Feb
6
2010

Automate Your Workflow with Sikuli

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I think things such as Applescript and Automator scare a lot of people. While it’s an easy language, the Average Joe does not want to learn how to program. Personally I stayed away from those things for a long time, but have recently adopted them into my workflow once I made up my mind to just do it. Still, it took a weekend of reading and a week of just messing around to get comfortable going pro so to speak. Sikuli takes the idea of Automated workflows and makes it available for regular people. While it’s a simple screenshot app in it’s most basic form, more advanced users can add a ton of functionality.

It’s hard to argue that Sikuli, an MIT project, can turn the Average Joe into a geek guru, but it’s definitely a lot simpler to pick up if you’re wanting to accomplish relatively simple tasks. I spent an afternoon with it, and was able to utilize most functions within a few hours.

The Sikuli IDE is relatively simple in design. The IDE features five buttons in the toolbar, three of which are snapshot buttons. The other two, run buttons, allow you to run your functions as is or step through your Sikuli Script one line at a time.

Pressing the camera button will allow you to take a snapshot of an element on screen. You simply drag a box around whatever element (in any window) you’d like to click, and then that image appears in your console. It’s kind of weird seeing pictures in a console, but if you wrap it in click(), then Sikuli will recognize it as a command to click that object. Using this piece of code alone, you could make a fully automated workflow as long as you weren’t dealing with sliders or anything too complex.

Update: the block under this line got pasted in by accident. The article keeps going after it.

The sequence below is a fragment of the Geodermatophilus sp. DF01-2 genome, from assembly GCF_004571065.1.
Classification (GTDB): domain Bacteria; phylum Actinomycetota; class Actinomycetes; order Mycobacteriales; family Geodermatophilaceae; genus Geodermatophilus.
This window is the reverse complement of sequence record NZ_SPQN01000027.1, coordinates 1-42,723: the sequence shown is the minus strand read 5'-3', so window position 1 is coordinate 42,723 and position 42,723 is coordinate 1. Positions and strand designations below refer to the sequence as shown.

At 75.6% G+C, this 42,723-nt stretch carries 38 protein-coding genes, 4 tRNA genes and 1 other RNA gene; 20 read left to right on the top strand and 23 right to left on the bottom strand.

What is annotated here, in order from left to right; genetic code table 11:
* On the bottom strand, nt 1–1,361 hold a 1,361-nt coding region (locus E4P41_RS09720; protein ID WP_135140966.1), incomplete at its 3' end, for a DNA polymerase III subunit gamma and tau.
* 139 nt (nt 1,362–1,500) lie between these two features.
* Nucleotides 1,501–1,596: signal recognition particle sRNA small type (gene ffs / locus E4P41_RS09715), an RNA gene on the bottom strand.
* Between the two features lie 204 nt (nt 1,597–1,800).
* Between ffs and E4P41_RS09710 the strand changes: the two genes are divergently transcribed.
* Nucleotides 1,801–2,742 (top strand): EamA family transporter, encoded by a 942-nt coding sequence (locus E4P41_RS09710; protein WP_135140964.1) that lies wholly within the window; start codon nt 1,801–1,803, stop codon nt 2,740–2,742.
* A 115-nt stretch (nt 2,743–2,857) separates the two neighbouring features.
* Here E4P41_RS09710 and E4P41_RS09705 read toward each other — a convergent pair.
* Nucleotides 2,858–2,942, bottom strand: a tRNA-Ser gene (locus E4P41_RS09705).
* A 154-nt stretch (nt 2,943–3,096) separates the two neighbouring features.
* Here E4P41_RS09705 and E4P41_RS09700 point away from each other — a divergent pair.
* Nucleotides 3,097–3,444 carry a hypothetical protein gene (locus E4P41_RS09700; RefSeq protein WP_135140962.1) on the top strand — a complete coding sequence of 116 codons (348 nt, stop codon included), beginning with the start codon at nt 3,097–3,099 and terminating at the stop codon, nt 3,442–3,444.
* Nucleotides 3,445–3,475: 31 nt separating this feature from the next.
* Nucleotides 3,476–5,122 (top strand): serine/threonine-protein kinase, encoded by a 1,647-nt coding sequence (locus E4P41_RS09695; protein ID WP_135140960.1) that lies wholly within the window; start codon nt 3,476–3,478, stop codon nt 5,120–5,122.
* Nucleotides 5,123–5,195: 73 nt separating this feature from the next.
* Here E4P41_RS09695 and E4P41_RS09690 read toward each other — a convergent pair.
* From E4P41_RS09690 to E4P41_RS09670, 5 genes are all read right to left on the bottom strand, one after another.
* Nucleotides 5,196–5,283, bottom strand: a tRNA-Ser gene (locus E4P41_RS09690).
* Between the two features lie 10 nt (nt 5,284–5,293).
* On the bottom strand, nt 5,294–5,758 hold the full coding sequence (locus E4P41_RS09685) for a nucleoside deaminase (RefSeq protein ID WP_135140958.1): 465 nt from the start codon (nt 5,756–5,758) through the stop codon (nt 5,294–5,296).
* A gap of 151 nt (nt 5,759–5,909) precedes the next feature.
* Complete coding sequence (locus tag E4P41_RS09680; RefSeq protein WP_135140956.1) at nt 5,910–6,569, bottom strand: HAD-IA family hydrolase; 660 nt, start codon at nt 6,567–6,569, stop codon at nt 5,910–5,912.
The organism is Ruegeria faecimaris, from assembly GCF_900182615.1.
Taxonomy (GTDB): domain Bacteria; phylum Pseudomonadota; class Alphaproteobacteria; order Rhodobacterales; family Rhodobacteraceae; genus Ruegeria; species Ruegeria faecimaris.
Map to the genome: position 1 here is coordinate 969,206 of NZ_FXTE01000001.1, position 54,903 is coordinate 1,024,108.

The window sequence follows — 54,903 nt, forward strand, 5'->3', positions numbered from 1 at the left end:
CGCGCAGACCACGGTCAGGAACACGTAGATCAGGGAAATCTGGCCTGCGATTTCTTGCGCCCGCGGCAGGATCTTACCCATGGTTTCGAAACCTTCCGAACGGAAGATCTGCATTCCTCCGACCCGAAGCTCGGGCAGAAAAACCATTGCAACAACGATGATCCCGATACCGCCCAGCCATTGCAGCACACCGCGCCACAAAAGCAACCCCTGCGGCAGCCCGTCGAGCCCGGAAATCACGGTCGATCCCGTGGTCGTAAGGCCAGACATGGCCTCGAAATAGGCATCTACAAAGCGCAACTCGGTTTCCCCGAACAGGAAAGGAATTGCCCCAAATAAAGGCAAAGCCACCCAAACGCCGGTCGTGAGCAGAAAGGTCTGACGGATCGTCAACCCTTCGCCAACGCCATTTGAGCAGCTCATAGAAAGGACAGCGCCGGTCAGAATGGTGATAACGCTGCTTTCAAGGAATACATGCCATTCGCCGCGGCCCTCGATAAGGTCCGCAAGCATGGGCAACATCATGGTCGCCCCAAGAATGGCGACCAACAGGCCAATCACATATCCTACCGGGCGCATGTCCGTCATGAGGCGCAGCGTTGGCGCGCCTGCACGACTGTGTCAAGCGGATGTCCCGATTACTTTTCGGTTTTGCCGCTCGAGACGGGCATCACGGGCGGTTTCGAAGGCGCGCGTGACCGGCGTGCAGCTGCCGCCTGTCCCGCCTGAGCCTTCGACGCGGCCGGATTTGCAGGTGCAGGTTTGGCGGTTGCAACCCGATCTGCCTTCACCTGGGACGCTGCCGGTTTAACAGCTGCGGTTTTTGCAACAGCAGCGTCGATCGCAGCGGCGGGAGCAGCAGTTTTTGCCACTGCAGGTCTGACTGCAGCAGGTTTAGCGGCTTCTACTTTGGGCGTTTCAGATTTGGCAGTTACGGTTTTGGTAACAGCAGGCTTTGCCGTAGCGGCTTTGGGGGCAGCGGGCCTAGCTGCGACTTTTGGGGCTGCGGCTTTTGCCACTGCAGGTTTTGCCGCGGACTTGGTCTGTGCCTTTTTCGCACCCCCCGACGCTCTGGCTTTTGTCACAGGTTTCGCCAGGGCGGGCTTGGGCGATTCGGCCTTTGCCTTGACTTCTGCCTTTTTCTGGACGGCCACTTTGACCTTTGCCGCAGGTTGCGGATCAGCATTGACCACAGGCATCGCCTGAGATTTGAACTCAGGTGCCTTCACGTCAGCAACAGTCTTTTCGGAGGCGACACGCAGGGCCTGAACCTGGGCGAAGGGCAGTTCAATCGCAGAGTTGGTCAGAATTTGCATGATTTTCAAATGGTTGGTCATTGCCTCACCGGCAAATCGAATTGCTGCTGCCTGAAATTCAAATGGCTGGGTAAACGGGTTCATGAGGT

I’m not going to go through all the commands, but for an easy reference you can find them all here. There are dozens of demos on Sikuli’s website for you pick through – most are super easy and will take only five minutes to build.

I think it’s a great tool to expand upon previous workflows. I know for example a lot of people (like the MacGeekGab podcasters) use Apple’s tools to fully automate the upload of their popular shows. Some tasks aren’t so easy to pull off in code alone (such as highlighting a particular text box or pressing a certain button), so you could call a Sikuli Script from your previous scripts to extend functionality. I think crafty users could create a killer combination of these things that’ll significantly make their day easier and reduce the actual need to do repetitive tasks.

On the other hand, Sikuli doesn’t perform actions instantly. Instead, it’s rather slow in execution as it thinks about where that “image” is located before performing an action with it. Also, being a beta product it’s exceptionally buggy, and I’ve unfortunately run into many occasions where I’d get an all black screen that I couldn’t exit out of. Sadly I had to manually reboot the machine via power button. When it works, it works great. When the app does something strange, it’s usually not good. So use with caution.

I think those who live on the edge of adventure and who would love to get their hands on something this simple will be a 100% satisfied. Being free, there’s no reason not to give Sikuli a whirl. Sikuli’s website and Google are excellent references to everything it can provide you, and if you don’t mind giving it an hour or so to sink in, you’ll be glad you did.

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